Friday, September 19, 2014

Hrad Strakonice - Former Castle of the SMOM in the Czech Republic

During the Hussite Wars the Order of St. John of Jerusalem was forced to move the location of its Grand Priory in the Kingdom of Bohemia to its castle in the town of Strakonice. Half of the Castle and a major portion of the adjacent lands were originally given to the Order of St. John in 1243 by the nobleman Bavor or Bavarian I.

According to legend, Bavor I was in the Holy Land in 1190 and promised that he would build a convent for the Order when (if?) he returned home. A historical document dating from 1225 evidences this. Confirmation is provided in another document that Bavor's wife, Bolemila, gave some villages to the Order. In 1243 they were given and Church and manor house in Strakonice, along with  several additional villages. The Order continued to expand its influence in the region and by the 14th century had built a hospital in school in Strakonice. The knights shared the castle with the Bavarian family until 1402 until declining family fortunes forced the sale of the rest of the castle and the town to the Order.

The head of the Grand Priory of Bohemia at that time was Jindrich of Hradec who consequently became the first ecclesiastical owner of the castle. During the plundering of their main residence in Prague during the Hussite wars the Grand Priory, including it's archives and insignia, was moved to Strakonice. Jindrich commanded the first major victory over the Hussites near Strakonice on March 25, 1420. He reportedly sustained an injury to his big toe in the battle which was serious enough that he died from the wound later in the year.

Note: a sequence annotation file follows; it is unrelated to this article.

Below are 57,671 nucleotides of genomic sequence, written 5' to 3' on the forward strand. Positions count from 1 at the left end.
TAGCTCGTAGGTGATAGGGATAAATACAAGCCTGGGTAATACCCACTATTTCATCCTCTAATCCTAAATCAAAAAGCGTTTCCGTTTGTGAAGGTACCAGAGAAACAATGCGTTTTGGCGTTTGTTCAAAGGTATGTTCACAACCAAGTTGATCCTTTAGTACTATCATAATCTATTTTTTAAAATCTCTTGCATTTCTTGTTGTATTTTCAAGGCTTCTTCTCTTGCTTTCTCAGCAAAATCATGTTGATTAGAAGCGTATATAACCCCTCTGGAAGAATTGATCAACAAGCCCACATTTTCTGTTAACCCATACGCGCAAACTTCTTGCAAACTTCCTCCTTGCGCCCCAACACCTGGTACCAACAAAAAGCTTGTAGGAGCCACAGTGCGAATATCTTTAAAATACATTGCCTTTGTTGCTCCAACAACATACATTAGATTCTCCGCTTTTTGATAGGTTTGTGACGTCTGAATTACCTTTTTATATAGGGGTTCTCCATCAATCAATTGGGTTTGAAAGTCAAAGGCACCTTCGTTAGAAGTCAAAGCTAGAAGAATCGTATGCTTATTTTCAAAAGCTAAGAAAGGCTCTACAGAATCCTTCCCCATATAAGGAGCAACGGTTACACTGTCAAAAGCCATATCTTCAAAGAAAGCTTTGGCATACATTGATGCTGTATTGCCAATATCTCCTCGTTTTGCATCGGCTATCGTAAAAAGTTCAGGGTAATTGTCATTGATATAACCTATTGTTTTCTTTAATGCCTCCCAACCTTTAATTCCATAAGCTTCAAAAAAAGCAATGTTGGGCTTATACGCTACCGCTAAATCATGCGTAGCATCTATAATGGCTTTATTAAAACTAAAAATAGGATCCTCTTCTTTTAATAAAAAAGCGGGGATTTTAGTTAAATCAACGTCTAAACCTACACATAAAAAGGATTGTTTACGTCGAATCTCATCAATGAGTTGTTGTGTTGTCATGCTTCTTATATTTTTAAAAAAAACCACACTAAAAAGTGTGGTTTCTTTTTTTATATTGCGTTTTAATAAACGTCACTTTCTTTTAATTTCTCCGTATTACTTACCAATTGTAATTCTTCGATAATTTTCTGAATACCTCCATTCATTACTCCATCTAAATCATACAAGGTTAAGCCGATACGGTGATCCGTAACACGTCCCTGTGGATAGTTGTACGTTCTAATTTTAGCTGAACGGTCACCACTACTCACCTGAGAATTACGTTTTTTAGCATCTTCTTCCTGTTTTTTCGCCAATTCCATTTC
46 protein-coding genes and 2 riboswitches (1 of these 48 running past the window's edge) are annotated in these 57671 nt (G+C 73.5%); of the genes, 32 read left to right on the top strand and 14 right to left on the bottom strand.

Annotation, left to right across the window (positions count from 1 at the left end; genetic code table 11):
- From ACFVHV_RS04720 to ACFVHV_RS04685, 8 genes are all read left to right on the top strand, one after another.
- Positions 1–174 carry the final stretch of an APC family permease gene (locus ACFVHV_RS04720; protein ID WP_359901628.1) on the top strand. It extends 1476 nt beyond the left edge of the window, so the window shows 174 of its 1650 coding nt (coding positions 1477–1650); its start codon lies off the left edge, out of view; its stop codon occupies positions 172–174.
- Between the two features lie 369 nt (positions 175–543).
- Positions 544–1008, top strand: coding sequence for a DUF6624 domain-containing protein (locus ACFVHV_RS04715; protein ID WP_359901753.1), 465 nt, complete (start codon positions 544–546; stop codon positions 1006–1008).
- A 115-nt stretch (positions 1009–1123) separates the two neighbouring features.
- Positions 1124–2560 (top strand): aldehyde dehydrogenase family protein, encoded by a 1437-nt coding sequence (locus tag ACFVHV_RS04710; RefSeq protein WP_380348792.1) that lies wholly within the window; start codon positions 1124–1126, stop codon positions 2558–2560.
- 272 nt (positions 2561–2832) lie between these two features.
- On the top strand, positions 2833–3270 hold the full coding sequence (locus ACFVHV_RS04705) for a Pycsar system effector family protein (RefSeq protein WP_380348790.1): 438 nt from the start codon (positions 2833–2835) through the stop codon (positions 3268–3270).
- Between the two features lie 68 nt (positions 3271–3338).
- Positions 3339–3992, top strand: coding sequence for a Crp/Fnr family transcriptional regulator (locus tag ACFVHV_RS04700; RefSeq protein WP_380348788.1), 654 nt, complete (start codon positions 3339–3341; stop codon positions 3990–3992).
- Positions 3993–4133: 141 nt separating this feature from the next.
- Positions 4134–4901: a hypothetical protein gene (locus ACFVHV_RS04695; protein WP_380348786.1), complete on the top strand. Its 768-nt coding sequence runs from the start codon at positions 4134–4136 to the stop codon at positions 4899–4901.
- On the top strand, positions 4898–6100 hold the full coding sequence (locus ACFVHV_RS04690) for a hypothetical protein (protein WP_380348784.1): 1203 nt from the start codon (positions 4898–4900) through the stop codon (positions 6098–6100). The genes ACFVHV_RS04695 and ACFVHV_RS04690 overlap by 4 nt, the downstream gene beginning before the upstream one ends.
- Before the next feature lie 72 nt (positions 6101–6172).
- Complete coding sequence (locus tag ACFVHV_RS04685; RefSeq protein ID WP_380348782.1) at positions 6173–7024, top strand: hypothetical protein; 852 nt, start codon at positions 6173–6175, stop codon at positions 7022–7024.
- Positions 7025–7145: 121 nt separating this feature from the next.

For the next 500 years the Order played an important role in the region. Unfortunately the effects of the communist revolution in Russia were being felt throughout Europe. Agrarian reforms and the Confiscation Act of 1919 impacted even the knights and they were forced to sell their estate with its mill, brick factory and brewery in 1925. Later during World War II they had to leave their buildings in the premises of the castle as well, including St. Procopius Church and the dean's residence.

However the fall of communism in the Czech Republic led the Order to negotiate with the local diocese about the restoration of there former properties. In 2008 an agreement was reached and once again the Grand Priory of Bohemia became owner of its historical properties. The picture at left shows the former Grand Prior's Residence in the foreground painted bright yellow.


For a more detailed history and current information about the castle and region visit the Hrad Strakonice website. 

Monday, September 8, 2014

Feast of Our Lady of Philermo

Today the Church celebrates the Nativity of the Blessed Virgin Mary who is venerated by the Order of Malta under the title of Our Lady of Philermo, the Patroness of our Order. Over at the blog of the Conventual Church of Saint John of Jerusalem, the Oratory of the Grand Priory of England my confrere has posted images of several shrines of Mary connected to the Order around the world. The one at left is of the Altar of Our Lady of Philermo at St. John's Valetta, Malta.

The blog of the Conventual Church has been taken down so I am re-posting the information that was there.